Operators who believe a two-week circuit-breaker lockdown could be a magic bullet and solve all the industry’s problems should be “careful what they wish for”, UK Hospitality’s Kate Nicholls has warned.

Speaking on MCA’s The Conversation, Nicholls was responding to insight from Lumina Intelligence which suggested two-thirds of operators would accept a short lockdown if it meant they could open as normal over Christmas.

She cautioned that consumer confidence would take longer to recover after a second lockdown, and that experience showed first time round that lockdowns last longer than planned.

Her comments come as Wales enters a circuit breaker lockdown, which she said left a bleak outlook for the county’s heavily tourism reliant economy.

Nicholls told The Conversation: “I think anybody in the industry who thinks they can have a two-week lockdown now and go back to trading normally for Christmas is wishful thinking.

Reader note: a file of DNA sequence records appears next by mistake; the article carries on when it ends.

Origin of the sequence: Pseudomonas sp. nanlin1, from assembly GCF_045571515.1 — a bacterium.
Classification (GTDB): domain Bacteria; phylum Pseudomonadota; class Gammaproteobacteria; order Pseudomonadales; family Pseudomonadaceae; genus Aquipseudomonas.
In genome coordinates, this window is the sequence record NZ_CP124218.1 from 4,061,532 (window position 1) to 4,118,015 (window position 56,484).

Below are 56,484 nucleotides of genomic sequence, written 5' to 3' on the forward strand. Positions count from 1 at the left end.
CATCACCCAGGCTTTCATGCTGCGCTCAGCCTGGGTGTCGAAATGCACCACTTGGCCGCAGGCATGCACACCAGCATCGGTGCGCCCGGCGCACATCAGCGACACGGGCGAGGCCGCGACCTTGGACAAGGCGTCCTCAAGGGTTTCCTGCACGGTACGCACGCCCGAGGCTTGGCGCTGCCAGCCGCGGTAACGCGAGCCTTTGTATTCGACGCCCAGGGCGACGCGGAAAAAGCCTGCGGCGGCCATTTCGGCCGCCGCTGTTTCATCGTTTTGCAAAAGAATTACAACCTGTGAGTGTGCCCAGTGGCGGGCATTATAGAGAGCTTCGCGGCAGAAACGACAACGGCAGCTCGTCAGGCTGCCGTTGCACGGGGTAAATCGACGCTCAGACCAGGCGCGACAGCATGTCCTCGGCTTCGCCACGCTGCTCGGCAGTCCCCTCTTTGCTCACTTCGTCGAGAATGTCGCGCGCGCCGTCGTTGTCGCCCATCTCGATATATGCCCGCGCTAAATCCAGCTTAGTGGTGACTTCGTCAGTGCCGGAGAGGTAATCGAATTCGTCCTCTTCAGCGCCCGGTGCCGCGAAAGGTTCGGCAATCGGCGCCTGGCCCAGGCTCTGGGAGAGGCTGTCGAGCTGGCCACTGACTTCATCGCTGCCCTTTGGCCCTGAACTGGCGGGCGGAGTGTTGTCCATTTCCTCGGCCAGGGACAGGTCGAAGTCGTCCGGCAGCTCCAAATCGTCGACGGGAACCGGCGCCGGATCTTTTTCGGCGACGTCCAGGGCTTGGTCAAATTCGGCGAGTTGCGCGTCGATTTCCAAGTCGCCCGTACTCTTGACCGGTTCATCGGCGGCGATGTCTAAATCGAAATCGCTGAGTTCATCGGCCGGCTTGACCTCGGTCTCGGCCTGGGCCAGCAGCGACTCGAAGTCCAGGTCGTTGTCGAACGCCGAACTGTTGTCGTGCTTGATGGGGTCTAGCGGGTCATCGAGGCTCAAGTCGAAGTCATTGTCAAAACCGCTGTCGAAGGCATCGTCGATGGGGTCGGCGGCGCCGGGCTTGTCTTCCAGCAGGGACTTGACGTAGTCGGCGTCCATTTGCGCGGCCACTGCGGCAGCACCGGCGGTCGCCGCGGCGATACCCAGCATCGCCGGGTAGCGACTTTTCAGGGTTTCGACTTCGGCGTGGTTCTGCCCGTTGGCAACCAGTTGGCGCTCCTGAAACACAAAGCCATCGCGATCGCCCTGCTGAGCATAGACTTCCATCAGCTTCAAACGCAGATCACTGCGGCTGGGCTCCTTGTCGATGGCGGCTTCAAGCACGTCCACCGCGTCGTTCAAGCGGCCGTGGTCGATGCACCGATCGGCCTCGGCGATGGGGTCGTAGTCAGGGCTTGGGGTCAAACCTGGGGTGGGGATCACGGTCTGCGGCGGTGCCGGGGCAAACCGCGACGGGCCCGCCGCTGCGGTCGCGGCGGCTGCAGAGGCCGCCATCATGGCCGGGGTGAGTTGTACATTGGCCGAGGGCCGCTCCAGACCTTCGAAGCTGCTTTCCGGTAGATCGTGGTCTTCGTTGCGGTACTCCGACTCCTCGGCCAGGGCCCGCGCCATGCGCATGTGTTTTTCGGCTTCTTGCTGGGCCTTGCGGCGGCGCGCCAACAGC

“We were told it would be three weeks when we went into lockdown in March and we were closed for nearly four months, and then we’ve had further restrictions imposed upon us afterwards.

“It seems slightly seductive to think you could close now and then get away with opening without restrictions, but you wouldn’t because you’d go into tier one.

“I think it’d be dangerous to have it at any point when we could end not opening until Christmas, or until next March.

“It was hard to get the government and the chief medical officer to agree to reopen hospitality in July, it took a lot of campaigning and work to make sure that they were reassured. I think it would be even harder to get over that hurdle a second time, so I don’t think two weeks is what we would get away with.

“The experience internationally is that if you go into successive lockdowns, the second time you come out, it takes three to four times as long to build up consumer confidence and get them return, though it unless you’ve got very deep pockets, and a very resilient business I think that that’s a huge gamble.”